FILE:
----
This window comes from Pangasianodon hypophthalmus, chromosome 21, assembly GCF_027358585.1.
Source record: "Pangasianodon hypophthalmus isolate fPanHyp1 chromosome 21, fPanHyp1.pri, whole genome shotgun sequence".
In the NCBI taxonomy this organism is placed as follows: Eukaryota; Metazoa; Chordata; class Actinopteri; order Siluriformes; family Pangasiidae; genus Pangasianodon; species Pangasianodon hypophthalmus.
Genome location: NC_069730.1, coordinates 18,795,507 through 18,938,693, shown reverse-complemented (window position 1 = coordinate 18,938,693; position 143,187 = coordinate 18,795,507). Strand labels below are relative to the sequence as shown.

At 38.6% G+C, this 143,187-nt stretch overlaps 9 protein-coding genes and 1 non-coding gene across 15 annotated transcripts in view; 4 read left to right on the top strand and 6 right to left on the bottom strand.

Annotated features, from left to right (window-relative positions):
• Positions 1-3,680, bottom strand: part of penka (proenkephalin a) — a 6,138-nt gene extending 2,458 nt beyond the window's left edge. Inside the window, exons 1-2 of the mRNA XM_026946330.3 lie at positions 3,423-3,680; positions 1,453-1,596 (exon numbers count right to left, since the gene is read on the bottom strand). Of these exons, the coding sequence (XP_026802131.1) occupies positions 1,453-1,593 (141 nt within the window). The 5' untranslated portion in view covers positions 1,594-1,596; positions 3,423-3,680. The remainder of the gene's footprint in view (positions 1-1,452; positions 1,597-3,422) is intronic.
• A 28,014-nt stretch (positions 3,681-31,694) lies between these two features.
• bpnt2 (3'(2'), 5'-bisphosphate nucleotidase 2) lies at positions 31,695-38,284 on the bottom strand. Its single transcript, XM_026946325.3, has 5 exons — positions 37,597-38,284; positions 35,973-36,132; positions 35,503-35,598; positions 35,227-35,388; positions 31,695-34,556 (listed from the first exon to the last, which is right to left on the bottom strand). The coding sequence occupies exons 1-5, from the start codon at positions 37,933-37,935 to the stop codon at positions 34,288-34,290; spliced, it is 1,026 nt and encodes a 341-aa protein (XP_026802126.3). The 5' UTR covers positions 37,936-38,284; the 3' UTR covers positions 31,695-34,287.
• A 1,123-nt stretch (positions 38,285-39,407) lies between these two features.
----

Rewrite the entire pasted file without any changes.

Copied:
This window comes from Pangasianodon hypophthalmus, chromosome 21, assembly GCF_027358585.1.
Source record: "Pangasianodon hypophthalmus isolate fPanHyp1 chromosome 21, fPanHyp1.pri, whole genome shotgun sequence".
In the NCBI taxonomy this organism is placed as follows: Eukaryota; Metazoa; Chordata; class Actinopteri; order Siluriformes; family Pangasiidae; genus Pangasianodon; species Pangasianodon hypophthalmus.
Genome location: NC_069730.1, coordinates 18,795,507 through 18,938,693, shown reverse-complemented (window position 1 = coordinate 18,938,693; position 143,187 = coordinate 18,795,507). Strand labels below are relative to the sequence as shown.

At 38.6% G+C, this 143,187-nt stretch overlaps 9 protein-coding genes and 1 non-coding gene across 15 annotated transcripts in view; 4 read left to right on the top strand and 6 right to left on the bottom strand.

Annotated features, from left to right (window-relative positions):
• Positions 1-3,680, bottom strand: part of penka (proenkephalin a) — a 6,138-nt gene extending 2,458 nt beyond the window's left edge. Inside the window, exons 1-2 of the mRNA XM_026946330.3 lie at positions 3,423-3,680; positions 1,453-1,596 (exon numbers count right to left, since the gene is read on the bottom strand). Of these exons, the coding sequence (XP_026802131.1) occupies positions 1,453-1,593 (141 nt within the window). The 5' untranslated portion in view covers positions 1,594-1,596; positions 3,423-3,680. The remainder of the gene's footprint in view (positions 1-1,452; positions 1,597-3,422) is intronic.
• A 28,014-nt stretch (positions 3,681-31,694) lies between these two features.
• bpnt2 (3'(2'), 5'-bisphosphate nucleotidase 2) lies at positions 31,695-38,284 on the bottom strand. Its single transcript, XM_026946325.3, has 5 exons — positions 37,597-38,284; positions 35,973-36,132; positions 35,503-35,598; positions 35,227-35,388; positions 31,695-34,556 (listed from the first exon to the last, which is right to left on the bottom strand). The coding sequence occupies exons 1-5, from the start codon at positions 37,933-37,935 to the stop codon at positions 34,288-34,290; spliced, it is 1,026 nt and encodes a 341-aa protein (XP_026802126.3). The 5' UTR covers positions 37,936-38,284; the 3' UTR covers positions 31,695-34,287.
• A 1,123-nt stretch (positions 38,285-39,407) lies between these two features.